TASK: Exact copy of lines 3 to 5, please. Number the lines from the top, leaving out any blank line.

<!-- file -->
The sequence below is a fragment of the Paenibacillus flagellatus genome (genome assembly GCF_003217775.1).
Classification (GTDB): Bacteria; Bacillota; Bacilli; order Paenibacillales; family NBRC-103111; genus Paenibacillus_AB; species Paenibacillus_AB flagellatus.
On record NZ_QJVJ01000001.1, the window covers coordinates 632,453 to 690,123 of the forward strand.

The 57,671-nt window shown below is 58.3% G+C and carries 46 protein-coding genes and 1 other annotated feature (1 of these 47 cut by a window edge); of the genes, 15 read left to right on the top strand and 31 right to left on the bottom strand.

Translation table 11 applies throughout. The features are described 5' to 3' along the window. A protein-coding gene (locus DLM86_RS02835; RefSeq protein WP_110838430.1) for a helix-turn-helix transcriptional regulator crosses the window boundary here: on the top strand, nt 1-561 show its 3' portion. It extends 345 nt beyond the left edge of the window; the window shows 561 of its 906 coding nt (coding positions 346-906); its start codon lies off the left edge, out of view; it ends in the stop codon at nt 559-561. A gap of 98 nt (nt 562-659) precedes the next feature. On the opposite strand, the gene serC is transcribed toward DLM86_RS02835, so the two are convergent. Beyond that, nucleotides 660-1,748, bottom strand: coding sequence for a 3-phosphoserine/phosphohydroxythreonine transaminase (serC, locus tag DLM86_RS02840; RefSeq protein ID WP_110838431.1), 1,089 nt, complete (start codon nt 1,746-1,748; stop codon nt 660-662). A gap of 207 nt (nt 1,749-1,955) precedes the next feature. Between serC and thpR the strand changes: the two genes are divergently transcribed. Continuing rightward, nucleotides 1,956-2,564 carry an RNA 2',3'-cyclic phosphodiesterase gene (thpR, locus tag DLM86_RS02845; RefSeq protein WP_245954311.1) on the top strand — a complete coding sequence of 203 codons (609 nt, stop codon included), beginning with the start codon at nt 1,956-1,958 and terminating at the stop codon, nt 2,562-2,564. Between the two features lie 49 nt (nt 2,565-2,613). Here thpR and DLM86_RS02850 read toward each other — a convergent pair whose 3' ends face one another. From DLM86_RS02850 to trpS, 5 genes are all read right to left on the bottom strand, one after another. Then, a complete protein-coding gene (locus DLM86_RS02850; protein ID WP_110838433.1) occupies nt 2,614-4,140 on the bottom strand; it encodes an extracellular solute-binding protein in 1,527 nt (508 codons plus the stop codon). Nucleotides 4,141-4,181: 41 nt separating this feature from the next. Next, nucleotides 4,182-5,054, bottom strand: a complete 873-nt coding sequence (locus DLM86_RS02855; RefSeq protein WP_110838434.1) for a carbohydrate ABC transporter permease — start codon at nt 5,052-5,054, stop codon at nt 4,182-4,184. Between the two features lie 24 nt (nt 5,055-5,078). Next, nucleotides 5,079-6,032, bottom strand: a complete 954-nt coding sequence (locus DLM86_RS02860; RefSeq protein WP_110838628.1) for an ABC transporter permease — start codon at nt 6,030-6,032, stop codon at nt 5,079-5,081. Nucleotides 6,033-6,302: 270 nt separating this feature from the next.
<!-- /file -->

On record NZ_QJVJ01000001.1, the window covers coordinates 632,453 to 690,123 of the forward strand.

The 57,671-nt window shown below is 58.3% G+C and carries 46 protein-coding genes and 1 other annotated feature (1 of these 47 cut by a window edge); of the genes, 15 read left to right on the top strand and 31 right to left on the bottom strand.

Translation table 11 applies throughout. The features are described 5' to 3' along the window. A protein-coding gene (locus DLM86_RS02835; RefSeq protein WP_110838430.1) for a helix-turn-helix transcriptional regulator crosses the window boundary here: on the top strand, nt 1-561 show its 3' portion. It extends 345 nt beyond the left edge of the window; the window shows 561 of its 906 coding nt (coding positions 346-906); its start codon lies off the left edge, out of view; it ends in the stop codon at nt 559-561. A gap of 98 nt (nt 562-659) precedes the next feature. On the opposite strand, the gene serC is transcribed toward DLM86_RS02835, so the two are convergent. Beyond that, nucleotides 660-1,748, bottom strand: coding sequence for a 3-phosphoserine/phosphohydroxythreonine transaminase (serC, locus tag DLM86_RS02840; RefSeq protein ID WP_110838431.1), 1,089 nt, complete (start codon nt 1,746-1,748; stop codon nt 660-662). A gap of 207 nt (nt 1,749-1,955) precedes the next feature. Between serC and thpR the strand changes: the two genes are divergently transcribed. Continuing rightward, nucleotides 1,956-2,564 carry an RNA 2',3'-cyclic phosphodiesterase gene (thpR, locus tag DLM86_RS02845; RefSeq protein WP_245954311.1) on the top strand — a complete coding sequence of 203 codons (609 nt, stop codon included), beginning with the start codon at nt 1,956-1,958 and terminating at the stop codon, nt 2,562-2,564. Between the two features lie 49 nt (nt 2,565-2,613). Here thpR and DLM86_RS02850 read toward each other — a convergent pair whose 3' ends face one another. From DLM86_RS02850 to trpS, 5 genes are all read right to left on the bottom strand, one after another. Then, a complete protein-coding gene (locus DLM86_RS02850; protein ID WP_110838433.1) occupies nt 2,614-4,140 on the bottom strand; it encodes an extracellular solute-binding protein in 1,527 nt (508 codons plus the stop codon). Nucleotides 4,141-4,181: 41 nt separating this feature from the next. Next, nucleotides 4,182-5,054, bottom strand: a complete 873-nt coding sequence (locus DLM86_RS02855; RefSeq protein WP_110838434.1) for a carbohydrate ABC transporter permease — start codon at nt 5,052-5,054, stop codon at nt 4,182-4,184. Between the two features lie 24 nt (nt 5,055-5,078). Next, nucleotides 5,079-6,032, bottom strand: a complete 954-nt coding sequence (locus DLM86_RS02860; RefSeq protein WP_110838628.1) for an ABC transporter permease — start codon at nt 6,030-6,032, stop codon at nt 5,079-5,081. Nucleotides 6,033-6,302: 270 nt separating this feature from the next.